Actions: Add Comment
15 Dec 2010 02:01 UTCWed 15 Dec 2010 - 2:01 am UTC
Hi everyone, and thanks for viewing my question. I have a situation where a girl I'm seeing is in some serious financial trouble and I wanted to help her out of it by lending her a significant amount of money before the Christmas rolls around-- to the tune of $5,000 USD.
I was wondering if there was a recommended process or way to go about this, or at least a specific type of document or loan agreement (as informal as possible) that I could have her sign that would hold up in court-- I want to help her, but I don't want to get burned later on if things don't work out between us.
Also, I have no idea how to offer this idea to her without looking like a jerk, so any advice on that aspect would be appreciated as well... perhaps tips/methods on bringing up the topic of prenuptial agreements would be a start? :)
I need to get answers on this ASAP-- time is of the essence! Not sure what details you would need... we both live in NY. Thanks for all of your help, everyone.
15 Dec 2010 04:47 UTCWed 15 Dec 2010 - 4:47 am UTC
This advice from "FindLaw" underscores the importance of putting the terms of any loan, including a personal one such as you're contemplating, in writing, and also provides a justification you might use if she objected to signing a document:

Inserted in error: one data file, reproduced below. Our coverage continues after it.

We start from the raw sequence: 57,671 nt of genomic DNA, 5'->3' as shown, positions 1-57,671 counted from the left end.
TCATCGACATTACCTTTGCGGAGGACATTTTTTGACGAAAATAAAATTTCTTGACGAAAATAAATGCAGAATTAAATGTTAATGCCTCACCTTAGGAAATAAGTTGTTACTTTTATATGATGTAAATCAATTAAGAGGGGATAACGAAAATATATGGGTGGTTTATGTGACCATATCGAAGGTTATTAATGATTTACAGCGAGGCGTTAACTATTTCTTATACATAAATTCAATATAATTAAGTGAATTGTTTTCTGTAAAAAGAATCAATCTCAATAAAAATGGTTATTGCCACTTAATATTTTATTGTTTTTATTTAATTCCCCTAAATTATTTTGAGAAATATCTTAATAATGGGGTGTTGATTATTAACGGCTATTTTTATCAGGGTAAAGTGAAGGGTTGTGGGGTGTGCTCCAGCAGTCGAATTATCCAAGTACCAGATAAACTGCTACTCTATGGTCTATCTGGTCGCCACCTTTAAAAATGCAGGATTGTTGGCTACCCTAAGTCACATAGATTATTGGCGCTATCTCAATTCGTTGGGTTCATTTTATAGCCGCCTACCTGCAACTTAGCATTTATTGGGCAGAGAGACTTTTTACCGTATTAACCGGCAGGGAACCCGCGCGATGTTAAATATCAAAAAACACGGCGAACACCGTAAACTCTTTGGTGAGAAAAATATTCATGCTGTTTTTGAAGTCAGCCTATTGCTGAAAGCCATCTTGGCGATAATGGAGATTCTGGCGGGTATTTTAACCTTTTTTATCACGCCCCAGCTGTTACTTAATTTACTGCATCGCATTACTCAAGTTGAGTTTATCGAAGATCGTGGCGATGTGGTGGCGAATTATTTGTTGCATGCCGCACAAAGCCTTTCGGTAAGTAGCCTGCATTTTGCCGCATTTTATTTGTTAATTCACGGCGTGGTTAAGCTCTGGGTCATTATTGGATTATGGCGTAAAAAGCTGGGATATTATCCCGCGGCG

"Loaning money to family and friends can be a delicate subject, so always protect yourself by putting the terms of the loan in writing. Promissory notes are documents that contain the terms of a loan so that there is a legally actionable record of the loan specifics.
"If your friends and family take offense at the suggestion that you create a promissory note, an easy way to justify it is to explain that the loans can have tax consequences and you simply need a written record in case the IRS ever audits you."
So - if you decide you want to prepare a promissory note to have on your person, you have several options. There are some online available for free, like this:
Or you can purchase a customizable form with some guarantees as to its enforceability in court. This one has fees ranging from $12 to over $37:
Would these kinds of resources be in line with what you're looking for?
20 Dec 2010 23:41 UTCMon 20 Dec 2010 - 11:41 pm UTC
I trust the information provided meets your needs. If not, or if you require any further assistance, please feel free to request clarification.
Actions: Add Comment